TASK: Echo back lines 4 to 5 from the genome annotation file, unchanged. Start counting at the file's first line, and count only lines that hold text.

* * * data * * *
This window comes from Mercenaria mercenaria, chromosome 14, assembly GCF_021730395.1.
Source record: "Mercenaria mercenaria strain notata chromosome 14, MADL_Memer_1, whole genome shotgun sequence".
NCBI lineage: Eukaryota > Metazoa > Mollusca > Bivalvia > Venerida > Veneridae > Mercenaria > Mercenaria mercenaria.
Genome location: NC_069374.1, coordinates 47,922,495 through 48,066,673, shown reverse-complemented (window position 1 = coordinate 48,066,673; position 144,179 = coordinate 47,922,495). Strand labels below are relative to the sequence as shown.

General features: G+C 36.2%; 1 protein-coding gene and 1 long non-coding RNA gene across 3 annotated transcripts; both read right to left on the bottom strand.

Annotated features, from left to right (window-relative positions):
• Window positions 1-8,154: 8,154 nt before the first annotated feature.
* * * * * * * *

Genome location: NC_069374.1, coordinates 47,922,495 through 48,066,673, shown reverse-complemented (window position 1 = coordinate 48,066,673; position 144,179 = coordinate 47,922,495). Strand labels below are relative to the sequence as shown.

General features: G+C 36.2%; 1 protein-coding gene and 1 long non-coding RNA gene across 3 annotated transcripts; both read right to left on the bottom strand.